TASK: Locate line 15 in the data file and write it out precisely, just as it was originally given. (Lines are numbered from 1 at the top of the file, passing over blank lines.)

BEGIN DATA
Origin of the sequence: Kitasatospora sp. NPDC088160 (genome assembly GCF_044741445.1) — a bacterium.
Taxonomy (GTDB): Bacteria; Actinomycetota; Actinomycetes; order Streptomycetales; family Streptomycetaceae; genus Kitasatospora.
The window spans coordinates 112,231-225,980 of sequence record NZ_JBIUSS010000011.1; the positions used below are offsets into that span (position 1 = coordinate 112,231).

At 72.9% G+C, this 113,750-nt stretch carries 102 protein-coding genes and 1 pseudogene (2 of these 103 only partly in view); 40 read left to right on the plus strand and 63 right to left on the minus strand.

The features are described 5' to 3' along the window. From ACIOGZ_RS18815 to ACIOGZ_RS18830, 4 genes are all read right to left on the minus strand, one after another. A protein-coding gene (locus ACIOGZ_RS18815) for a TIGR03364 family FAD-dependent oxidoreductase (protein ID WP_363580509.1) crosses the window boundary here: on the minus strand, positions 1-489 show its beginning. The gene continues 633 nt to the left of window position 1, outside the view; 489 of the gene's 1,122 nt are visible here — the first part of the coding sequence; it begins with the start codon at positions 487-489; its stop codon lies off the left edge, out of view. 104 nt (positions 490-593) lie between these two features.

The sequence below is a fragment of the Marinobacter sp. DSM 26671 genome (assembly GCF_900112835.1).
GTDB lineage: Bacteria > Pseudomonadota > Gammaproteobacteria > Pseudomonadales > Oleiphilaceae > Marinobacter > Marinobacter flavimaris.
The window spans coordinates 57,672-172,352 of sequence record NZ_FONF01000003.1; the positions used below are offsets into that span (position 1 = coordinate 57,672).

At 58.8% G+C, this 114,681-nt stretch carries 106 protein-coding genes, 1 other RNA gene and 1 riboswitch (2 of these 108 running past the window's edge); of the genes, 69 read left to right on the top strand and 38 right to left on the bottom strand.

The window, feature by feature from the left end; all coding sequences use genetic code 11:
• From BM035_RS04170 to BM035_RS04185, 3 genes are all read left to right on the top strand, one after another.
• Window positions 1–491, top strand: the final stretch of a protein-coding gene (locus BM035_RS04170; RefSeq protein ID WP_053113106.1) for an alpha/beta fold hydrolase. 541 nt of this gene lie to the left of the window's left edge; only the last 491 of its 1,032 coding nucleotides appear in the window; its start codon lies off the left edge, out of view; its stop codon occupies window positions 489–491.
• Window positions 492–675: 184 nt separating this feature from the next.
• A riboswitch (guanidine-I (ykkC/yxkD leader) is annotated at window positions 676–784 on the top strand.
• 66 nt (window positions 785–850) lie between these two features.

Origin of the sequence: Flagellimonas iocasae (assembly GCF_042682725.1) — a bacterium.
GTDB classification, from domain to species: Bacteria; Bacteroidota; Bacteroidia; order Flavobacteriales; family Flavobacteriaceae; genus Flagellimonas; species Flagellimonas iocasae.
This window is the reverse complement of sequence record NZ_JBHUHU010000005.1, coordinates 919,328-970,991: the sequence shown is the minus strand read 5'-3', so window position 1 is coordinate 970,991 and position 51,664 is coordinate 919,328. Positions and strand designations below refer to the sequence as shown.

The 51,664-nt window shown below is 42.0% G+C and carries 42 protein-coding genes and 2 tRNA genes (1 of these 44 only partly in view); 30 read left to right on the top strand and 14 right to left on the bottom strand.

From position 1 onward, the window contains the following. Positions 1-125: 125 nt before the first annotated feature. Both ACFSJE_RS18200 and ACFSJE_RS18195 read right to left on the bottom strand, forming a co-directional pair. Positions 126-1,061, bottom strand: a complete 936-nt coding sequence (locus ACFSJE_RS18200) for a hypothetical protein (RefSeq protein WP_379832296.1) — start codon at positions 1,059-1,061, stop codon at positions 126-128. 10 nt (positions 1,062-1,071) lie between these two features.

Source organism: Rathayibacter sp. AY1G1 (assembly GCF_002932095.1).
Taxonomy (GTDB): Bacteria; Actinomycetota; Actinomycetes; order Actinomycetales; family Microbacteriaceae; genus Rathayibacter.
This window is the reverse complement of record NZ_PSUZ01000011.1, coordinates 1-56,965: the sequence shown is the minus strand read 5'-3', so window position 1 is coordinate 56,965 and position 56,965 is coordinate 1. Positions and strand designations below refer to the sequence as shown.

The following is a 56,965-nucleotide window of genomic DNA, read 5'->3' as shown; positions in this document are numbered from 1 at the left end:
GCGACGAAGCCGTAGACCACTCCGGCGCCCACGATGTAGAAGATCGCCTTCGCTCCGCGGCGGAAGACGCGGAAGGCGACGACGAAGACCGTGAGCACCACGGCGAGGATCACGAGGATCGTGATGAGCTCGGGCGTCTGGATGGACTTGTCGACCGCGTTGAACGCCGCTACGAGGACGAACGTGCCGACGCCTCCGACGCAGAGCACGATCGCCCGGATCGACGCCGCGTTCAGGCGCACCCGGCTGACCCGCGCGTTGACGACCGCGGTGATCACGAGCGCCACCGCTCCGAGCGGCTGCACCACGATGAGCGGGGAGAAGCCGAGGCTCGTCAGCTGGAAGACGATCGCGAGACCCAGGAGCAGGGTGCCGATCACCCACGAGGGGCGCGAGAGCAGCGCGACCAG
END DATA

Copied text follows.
• 66 nt (window positions 785–850) lie between these two features.